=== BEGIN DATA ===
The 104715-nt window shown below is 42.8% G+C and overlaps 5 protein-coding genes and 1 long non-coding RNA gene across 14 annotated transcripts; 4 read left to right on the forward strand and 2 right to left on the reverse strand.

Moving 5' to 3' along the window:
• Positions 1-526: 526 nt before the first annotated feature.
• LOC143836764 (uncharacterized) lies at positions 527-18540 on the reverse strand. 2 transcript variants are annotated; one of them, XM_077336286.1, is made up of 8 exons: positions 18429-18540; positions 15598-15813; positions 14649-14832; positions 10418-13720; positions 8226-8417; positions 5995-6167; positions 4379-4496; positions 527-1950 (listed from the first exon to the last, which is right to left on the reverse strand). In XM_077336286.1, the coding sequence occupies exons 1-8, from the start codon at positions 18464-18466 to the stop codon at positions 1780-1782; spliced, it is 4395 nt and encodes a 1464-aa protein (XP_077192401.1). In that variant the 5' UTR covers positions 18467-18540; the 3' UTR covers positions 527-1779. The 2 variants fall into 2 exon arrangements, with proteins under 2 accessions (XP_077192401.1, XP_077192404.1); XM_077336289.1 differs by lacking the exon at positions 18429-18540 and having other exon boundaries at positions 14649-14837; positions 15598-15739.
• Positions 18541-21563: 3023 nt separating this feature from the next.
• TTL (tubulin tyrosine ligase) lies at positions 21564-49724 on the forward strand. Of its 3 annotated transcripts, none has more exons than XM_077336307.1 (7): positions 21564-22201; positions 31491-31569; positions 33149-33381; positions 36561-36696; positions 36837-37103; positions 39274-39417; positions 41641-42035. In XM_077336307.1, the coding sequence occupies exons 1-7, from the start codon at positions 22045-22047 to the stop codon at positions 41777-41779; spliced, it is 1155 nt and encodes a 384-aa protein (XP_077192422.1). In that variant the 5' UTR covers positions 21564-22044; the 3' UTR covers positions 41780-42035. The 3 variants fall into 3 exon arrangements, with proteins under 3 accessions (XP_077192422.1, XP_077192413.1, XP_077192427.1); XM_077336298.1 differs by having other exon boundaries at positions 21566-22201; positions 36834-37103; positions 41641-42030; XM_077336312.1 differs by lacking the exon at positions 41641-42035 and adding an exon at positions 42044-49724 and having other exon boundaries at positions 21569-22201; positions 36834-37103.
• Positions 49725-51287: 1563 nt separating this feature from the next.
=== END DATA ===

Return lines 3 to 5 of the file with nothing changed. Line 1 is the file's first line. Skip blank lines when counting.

• Positions 1-526: 526 nt before the first annotated feature.
• LOC143836764 (uncharacterized) lies at positions 527-18540 on the reverse strand. 2 transcript variants are annotated; one of them, XM_077336286.1, is made up of 8 exons: positions 18429-18540; positions 15598-15813; positions 14649-14832; positions 10418-13720; positions 8226-8417; positions 5995-6167; positions 4379-4496; positions 527-1950 (listed from the first exon to the last, which is right to left on the reverse strand). In XM_077336286.1, the coding sequence occupies exons 1-8, from the start codon at positions 18464-18466 to the stop codon at positions 1780-1782; spliced, it is 4395 nt and encodes a 1464-aa protein (XP_077192401.1). In that variant the 5' UTR covers positions 18467-18540; the 3' UTR covers positions 527-1779. The 2 variants fall into 2 exon arrangements, with proteins under 2 accessions (XP_077192401.1, XP_077192404.1); XM_077336289.1 differs by lacking the exon at positions 18429-18540 and having other exon boundaries at positions 14649-14837; positions 15598-15739.
• Positions 18541-21563: 3023 nt separating this feature from the next.